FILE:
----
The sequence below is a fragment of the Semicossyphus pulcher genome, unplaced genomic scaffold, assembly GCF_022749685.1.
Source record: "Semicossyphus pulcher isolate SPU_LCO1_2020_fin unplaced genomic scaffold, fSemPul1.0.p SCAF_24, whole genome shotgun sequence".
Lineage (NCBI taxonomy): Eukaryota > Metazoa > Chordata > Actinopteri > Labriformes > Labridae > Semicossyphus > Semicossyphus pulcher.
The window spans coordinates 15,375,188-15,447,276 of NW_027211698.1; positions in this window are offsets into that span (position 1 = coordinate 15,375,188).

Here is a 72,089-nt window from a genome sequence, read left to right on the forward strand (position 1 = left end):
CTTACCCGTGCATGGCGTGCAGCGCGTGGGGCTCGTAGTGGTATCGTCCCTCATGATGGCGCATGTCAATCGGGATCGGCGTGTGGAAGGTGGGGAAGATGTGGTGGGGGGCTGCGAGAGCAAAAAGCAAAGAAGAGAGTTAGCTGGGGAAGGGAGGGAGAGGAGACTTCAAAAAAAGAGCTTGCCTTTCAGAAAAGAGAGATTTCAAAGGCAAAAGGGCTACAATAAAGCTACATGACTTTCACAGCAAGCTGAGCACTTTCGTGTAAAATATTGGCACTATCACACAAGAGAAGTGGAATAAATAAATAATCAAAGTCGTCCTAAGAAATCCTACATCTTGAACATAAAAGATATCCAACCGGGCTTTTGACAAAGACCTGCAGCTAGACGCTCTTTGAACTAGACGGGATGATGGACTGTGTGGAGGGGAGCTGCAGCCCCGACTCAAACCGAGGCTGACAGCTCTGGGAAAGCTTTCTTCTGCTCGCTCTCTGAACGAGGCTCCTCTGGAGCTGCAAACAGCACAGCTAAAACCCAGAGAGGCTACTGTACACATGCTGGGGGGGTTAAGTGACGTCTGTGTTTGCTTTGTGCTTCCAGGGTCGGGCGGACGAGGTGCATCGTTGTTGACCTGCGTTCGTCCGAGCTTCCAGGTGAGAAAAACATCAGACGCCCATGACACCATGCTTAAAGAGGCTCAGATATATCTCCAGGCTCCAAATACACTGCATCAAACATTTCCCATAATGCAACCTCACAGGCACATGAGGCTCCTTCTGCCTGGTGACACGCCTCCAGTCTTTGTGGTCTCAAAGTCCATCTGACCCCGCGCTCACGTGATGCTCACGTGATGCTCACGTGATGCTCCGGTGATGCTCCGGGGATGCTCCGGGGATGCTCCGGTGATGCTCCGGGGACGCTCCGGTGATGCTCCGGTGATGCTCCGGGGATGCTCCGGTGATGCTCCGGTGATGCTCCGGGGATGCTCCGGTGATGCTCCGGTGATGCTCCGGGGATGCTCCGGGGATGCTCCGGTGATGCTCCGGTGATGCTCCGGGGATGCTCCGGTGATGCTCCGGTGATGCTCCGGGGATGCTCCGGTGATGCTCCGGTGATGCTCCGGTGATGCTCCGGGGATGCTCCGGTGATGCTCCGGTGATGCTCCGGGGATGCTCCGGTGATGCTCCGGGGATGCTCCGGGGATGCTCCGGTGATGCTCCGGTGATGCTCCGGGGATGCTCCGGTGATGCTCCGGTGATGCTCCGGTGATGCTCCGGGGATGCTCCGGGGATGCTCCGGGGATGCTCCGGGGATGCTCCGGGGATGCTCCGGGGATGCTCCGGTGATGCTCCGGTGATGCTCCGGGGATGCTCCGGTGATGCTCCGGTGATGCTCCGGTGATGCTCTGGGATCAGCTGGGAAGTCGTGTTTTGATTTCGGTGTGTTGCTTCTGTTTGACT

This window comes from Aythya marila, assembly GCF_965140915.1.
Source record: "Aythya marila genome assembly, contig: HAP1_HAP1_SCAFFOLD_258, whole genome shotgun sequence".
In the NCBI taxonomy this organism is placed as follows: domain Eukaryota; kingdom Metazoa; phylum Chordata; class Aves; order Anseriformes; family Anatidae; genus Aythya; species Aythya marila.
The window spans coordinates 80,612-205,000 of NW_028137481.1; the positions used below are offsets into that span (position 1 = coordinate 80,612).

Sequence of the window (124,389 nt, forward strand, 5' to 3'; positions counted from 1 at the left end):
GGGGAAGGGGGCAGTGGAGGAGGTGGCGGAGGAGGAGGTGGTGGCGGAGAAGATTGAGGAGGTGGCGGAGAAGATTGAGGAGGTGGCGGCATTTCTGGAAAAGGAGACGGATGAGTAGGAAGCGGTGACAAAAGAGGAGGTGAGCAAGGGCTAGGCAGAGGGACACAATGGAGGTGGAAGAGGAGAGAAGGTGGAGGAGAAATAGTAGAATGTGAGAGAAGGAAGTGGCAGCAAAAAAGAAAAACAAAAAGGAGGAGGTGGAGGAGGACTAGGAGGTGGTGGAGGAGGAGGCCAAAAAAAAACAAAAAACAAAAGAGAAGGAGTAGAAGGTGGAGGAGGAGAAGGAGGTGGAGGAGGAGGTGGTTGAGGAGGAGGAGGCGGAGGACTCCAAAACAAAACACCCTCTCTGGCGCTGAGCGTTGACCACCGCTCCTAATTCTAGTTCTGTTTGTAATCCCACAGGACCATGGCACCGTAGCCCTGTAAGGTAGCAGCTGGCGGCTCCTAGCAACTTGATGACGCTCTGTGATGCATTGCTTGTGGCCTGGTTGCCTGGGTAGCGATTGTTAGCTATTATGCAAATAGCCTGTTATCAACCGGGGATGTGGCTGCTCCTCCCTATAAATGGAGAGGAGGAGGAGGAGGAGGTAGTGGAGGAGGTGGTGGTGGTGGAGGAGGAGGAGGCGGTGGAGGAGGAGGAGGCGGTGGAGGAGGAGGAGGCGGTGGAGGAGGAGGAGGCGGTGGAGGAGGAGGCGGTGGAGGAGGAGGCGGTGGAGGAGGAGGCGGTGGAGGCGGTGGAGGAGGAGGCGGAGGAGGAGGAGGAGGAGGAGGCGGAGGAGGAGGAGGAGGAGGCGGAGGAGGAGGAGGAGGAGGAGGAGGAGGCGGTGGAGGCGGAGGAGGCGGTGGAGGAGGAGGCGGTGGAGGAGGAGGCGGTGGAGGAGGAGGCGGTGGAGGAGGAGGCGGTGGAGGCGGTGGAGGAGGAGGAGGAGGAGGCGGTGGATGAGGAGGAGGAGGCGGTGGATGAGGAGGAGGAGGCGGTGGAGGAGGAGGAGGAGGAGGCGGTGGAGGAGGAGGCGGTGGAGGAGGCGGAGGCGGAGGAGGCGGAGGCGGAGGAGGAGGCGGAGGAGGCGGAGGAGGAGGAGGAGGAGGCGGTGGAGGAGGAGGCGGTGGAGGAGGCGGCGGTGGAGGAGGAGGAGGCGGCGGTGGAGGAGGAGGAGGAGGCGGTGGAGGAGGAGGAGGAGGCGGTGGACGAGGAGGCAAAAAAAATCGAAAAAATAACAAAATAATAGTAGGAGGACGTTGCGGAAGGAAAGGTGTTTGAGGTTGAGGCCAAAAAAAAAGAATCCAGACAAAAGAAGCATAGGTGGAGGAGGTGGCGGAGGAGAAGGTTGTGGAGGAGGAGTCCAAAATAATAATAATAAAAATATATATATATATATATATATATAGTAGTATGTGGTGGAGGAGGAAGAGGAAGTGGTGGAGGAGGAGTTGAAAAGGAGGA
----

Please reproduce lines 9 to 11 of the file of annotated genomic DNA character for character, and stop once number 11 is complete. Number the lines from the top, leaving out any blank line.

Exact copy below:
In the NCBI taxonomy this organism is placed as follows: domain Eukaryota; kingdom Metazoa; phylum Chordata; class Aves; order Anseriformes; family Anatidae; genus Aythya; species Aythya marila.
The window spans coordinates 80,612-205,000 of NW_028137481.1; the positions used below are offsets into that span (position 1 = coordinate 80,612).

Sequence of the window (124,389 nt, forward strand, 5' to 3'; positions counted from 1 at the left end):